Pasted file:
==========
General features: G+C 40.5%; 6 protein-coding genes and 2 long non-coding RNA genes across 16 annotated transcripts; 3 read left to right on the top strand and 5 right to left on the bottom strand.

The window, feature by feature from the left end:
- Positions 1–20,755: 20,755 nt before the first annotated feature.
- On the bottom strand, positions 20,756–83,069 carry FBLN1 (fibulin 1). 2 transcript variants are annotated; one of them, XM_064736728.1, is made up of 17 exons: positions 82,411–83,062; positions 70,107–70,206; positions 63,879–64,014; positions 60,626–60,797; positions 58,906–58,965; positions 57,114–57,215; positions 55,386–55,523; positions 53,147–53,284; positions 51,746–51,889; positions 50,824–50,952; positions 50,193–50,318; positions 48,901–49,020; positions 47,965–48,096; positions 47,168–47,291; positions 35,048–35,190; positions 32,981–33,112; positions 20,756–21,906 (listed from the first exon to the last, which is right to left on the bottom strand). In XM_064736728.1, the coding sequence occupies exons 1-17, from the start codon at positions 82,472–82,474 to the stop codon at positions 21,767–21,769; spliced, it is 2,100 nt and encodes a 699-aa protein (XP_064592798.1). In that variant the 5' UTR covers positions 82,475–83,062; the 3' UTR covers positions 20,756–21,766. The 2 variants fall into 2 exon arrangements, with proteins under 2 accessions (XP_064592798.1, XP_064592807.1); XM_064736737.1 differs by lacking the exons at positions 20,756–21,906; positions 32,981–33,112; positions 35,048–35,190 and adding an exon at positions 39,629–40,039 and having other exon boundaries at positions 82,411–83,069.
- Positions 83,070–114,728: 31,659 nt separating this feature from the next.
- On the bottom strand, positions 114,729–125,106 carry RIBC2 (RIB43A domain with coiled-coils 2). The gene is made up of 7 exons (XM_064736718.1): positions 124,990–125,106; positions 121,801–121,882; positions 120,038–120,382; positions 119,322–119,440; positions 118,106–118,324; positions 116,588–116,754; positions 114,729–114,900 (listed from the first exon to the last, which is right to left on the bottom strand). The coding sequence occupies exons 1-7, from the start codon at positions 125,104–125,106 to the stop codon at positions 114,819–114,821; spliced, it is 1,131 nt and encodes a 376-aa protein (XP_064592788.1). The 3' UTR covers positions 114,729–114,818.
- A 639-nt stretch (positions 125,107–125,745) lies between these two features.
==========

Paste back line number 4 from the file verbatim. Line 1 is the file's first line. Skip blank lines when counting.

- On the bottom strand, positions 20,756–83,069 carry FBLN1 (fibulin 1). 2 transcript variants are annotated; one of them, XM_064736728.1, is made up of 17 exons: positions 82,411–83,062; positions 70,107–70,206; positions 63,879–64,014; positions 60,626–60,797; positions 58,906–58,965; positions 57,114–57,215; positions 55,386–55,523; positions 53,147–53,284; positions 51,746–51,889; positions 50,824–50,952; positions 50,193–50,318; positions 48,901–49,020; positions 47,965–48,096; positions 47,168–47,291; positions 35,048–35,190; positions 32,981–33,112; positions 20,756–21,906 (listed from the first exon to the last, which is right to left on the bottom strand). In XM_064736728.1, the coding sequence occupies exons 1-17, from the start codon at positions 82,472–82,474 to the stop codon at positions 21,767–21,769; spliced, it is 2,100 nt and encodes a 699-aa protein (XP_064592798.1). In that variant the 5' UTR covers positions 82,475–83,062; the 3' UTR covers positions 20,756–21,766. The 2 variants fall into 2 exon arrangements, with proteins under 2 accessions (XP_064592798.1, XP_064592807.1); XM_064736737.1 differs by lacking the exons at positions 20,756–21,906; positions 32,981–33,112; positions 35,048–35,190 and adding an exon at positions 39,629–40,039 and having other exon boundaries at positions 82,411–83,069.